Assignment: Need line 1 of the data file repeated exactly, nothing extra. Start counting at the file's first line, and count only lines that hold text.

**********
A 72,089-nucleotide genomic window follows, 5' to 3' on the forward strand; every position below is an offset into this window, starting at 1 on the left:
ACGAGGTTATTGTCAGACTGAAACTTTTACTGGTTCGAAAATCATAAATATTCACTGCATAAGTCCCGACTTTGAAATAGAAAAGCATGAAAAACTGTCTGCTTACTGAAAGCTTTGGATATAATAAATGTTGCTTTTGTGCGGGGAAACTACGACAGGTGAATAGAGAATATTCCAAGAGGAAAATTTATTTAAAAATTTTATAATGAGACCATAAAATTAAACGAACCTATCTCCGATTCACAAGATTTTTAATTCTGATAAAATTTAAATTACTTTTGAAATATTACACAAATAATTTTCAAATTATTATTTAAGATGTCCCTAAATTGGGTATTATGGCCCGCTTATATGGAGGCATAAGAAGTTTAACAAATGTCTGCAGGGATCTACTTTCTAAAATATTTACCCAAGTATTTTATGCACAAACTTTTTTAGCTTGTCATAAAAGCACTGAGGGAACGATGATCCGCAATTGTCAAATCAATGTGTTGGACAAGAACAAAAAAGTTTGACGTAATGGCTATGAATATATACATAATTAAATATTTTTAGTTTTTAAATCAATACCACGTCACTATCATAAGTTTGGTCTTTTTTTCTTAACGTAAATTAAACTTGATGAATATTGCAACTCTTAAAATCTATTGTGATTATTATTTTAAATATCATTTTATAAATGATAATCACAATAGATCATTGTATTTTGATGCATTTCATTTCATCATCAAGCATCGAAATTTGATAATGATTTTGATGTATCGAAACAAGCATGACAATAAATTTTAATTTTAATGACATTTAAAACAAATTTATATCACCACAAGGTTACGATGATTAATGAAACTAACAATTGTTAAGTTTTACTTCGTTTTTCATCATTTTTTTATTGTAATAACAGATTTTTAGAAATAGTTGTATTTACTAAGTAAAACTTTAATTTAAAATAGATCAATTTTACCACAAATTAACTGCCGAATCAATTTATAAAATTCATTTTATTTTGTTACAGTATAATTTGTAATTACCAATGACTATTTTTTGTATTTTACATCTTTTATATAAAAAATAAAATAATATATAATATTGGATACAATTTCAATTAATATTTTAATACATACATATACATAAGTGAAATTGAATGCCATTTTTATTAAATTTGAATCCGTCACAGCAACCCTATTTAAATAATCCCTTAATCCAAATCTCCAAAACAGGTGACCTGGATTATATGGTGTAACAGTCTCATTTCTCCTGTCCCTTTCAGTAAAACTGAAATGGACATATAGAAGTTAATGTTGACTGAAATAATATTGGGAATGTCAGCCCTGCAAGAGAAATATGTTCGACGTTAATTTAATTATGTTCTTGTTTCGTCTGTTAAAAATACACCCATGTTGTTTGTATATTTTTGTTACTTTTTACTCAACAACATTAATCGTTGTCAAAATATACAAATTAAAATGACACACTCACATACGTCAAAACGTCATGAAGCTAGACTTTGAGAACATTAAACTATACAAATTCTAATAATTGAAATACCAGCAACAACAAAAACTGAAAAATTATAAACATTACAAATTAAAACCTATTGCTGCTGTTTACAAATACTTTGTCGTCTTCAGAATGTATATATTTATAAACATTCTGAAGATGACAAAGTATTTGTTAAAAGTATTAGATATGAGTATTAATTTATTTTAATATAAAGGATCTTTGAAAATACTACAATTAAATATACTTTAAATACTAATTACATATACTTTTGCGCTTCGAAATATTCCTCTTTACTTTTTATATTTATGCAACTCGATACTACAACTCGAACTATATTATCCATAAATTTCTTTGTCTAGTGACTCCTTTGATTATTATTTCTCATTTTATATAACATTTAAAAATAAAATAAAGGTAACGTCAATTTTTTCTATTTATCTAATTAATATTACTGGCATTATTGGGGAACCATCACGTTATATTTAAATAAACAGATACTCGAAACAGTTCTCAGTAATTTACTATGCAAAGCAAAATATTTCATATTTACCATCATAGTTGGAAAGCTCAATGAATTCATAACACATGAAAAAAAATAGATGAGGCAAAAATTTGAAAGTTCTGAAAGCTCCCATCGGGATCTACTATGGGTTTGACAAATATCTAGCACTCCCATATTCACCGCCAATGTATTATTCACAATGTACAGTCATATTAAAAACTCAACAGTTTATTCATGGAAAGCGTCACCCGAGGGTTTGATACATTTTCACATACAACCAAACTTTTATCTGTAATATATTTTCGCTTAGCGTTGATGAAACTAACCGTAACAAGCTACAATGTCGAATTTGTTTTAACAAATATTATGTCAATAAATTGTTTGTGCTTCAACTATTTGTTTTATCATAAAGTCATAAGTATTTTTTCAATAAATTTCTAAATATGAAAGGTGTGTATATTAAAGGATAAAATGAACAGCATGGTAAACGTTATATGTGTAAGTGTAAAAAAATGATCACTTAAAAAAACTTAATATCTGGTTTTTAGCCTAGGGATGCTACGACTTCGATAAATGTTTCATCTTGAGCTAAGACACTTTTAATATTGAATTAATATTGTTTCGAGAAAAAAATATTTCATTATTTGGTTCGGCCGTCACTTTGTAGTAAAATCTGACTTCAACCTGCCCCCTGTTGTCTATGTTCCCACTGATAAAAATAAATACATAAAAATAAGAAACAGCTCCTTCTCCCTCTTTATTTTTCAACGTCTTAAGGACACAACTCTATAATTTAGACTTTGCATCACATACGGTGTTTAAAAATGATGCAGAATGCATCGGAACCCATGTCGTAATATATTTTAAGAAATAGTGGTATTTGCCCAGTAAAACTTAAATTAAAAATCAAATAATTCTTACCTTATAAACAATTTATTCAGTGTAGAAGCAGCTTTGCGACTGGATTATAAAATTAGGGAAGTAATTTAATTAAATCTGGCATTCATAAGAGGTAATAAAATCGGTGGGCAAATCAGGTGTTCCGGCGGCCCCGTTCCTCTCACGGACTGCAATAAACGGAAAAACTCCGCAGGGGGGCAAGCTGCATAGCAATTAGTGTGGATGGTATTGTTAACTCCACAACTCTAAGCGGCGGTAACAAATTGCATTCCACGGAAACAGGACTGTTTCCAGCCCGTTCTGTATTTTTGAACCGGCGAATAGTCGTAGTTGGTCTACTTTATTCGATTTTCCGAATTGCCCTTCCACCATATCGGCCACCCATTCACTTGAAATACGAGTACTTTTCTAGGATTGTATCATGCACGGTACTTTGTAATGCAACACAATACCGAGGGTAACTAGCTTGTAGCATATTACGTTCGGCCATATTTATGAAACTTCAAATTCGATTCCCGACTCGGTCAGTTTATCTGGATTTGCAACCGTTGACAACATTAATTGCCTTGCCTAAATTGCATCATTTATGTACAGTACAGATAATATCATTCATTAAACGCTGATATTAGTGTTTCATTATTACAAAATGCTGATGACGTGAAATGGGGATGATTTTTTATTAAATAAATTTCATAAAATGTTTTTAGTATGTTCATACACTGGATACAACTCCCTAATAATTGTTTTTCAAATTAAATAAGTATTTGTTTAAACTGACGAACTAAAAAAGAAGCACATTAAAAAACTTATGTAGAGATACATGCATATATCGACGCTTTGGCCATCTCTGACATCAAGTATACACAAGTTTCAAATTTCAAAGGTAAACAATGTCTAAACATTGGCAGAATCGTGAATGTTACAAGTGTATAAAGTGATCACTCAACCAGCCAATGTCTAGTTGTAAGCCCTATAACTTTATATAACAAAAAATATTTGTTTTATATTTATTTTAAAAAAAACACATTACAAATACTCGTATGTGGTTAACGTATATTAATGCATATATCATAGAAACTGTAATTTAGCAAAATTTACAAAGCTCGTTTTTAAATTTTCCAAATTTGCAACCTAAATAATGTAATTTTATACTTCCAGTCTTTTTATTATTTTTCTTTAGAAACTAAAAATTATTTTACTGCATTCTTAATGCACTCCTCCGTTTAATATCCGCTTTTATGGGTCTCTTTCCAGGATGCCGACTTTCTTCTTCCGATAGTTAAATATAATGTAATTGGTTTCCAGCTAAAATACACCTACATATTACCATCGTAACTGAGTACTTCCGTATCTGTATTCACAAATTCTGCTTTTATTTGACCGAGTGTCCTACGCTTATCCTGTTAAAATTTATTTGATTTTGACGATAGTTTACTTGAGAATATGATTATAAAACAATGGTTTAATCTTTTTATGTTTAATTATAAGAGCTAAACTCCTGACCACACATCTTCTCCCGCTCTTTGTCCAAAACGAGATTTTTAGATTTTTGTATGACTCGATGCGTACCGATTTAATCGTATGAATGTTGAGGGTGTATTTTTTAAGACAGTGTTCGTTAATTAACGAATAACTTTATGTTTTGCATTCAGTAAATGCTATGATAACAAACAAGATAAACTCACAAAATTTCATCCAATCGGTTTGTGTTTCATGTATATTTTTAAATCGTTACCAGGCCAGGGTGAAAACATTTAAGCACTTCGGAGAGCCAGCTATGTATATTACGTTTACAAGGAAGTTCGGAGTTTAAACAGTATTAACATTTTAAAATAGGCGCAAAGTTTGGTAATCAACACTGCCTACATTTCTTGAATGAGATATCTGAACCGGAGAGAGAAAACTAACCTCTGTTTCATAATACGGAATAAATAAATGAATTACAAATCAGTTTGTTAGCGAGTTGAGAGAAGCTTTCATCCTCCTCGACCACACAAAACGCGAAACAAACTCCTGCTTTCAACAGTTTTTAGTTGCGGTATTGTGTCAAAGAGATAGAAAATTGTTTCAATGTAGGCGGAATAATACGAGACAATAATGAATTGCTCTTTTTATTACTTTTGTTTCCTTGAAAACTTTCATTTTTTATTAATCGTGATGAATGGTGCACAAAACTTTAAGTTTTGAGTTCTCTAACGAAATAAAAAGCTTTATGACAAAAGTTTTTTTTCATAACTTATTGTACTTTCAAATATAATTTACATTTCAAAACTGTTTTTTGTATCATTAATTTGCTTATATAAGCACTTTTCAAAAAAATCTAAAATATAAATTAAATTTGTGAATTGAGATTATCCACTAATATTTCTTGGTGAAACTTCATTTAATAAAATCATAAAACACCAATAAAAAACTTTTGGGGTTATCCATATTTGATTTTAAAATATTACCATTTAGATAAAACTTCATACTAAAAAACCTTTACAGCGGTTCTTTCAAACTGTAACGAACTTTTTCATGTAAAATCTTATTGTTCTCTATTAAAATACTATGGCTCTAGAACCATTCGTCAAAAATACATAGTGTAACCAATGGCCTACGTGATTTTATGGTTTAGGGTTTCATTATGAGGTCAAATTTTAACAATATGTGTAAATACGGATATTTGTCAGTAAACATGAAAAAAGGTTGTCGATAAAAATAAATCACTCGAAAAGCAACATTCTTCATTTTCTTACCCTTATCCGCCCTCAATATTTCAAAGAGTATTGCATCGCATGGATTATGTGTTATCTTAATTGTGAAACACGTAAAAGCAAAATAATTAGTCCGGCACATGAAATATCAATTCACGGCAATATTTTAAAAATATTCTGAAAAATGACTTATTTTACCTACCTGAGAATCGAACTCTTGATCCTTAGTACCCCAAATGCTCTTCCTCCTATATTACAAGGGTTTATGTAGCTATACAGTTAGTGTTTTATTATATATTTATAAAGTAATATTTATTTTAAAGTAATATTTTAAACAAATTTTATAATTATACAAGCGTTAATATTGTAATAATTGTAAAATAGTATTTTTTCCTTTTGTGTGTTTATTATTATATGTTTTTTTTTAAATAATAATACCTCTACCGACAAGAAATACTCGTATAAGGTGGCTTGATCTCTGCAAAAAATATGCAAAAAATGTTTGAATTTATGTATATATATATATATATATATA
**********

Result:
A 72,089-nucleotide genomic window follows, 5' to 3' on the forward strand; every position below is an offset into this window, starting at 1 on the left: